20. Stability of tramadol with three 5-HT3 receptor antagonists in polyolefin bags for patient-controlled delivery systems

    PubMed Central

    Chen, Fu-chao; Zhu, Jun; Li, Bin; Yuan, Fang-jun; Wang, Lin-hai

    2016-01-01

    Background Mixing 5-hydroxytryptamine-3 (5-HT3) receptor antagonists with patient-controlled analgesia (PCA) solutions of tramadol has been shown to decrease the incidence of nausea and vomiting associated with the use of tramadol PCA for postoperative pain. However, such mixtures are not commercially available, and the stability of the drug combinations has not been duly studied. The study aimed to evaluate the stability of tramadol with three 5-HT3 receptor antagonists in 0.9% sodium chloride injection for PCA administration. Materials and methods Test samples were prepared by adding 1,000 mg tramadol hydrochloride, 8 mg ondansetron hydrochloride, and 6 mg granisetron hydrochloride or 5 mg tropisetron hydrochloride to 100 mL of 0.9% sodium chloride injection in polyolefin bags. The samples were prepared in triplicates, stored at either 25°C or 4°C for 14 days, and assessed using the following compatibility parameters: precipitation, cloudiness, discoloration, and pH. Chemical stability was also determined using a validated high-pressure liquid chromatography method. Results All of the mixtures were clear and colorless throughout the initial observation period. No change in the concentration of tramadol hydrochloride occurred with any of the 5-HT3 receptor antagonists during the 14 days. Similarly, little or no loss of the 5-HT3 receptor antagonists occurred over the 14-day period. Conclusion Our results suggest that mixtures of tramadol hydrochloride, ondansetron hydrochloride, granisetron hydrochloride, or tropisetron hydrochloride in 0.9% sodium chloride injection were physically and chemically stable for 14 days when stored in polyolefin bags at both 4°C and 25°C. PMID:27350741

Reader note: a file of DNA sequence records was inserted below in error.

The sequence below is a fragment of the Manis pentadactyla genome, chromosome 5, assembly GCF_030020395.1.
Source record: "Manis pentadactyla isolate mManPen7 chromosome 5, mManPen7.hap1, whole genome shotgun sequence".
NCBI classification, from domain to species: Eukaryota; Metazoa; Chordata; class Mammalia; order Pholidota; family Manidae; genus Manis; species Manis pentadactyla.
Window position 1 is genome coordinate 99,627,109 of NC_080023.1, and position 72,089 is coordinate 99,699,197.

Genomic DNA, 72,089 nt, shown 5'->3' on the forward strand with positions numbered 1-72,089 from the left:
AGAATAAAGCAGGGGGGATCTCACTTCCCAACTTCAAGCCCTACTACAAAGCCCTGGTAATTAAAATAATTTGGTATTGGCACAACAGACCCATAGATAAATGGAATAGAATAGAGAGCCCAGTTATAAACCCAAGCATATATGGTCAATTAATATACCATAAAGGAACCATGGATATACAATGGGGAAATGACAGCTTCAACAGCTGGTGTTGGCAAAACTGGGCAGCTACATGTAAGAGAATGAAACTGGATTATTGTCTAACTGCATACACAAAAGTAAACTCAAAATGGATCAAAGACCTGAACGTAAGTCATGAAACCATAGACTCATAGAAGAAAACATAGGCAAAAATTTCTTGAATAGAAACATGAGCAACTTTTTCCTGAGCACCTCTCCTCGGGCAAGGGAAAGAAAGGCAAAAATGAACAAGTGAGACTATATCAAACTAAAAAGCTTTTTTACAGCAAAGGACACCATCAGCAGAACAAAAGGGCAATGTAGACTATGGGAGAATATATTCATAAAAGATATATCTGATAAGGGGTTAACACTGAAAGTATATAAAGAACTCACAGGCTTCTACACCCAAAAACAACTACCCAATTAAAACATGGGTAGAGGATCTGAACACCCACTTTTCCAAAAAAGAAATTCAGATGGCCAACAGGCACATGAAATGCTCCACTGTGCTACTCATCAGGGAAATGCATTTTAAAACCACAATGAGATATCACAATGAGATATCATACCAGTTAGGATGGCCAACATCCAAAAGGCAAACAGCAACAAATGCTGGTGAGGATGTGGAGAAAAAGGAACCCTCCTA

1. Analysis of saturated and aromatic hydrocarbons migrating from a polyolefin-based hot-melt adhesive into food.

    PubMed

    Lommatzsch, Martin; Biedermann, Maurus; Grob, Koni; Simat, Thomas J

    2016-03-01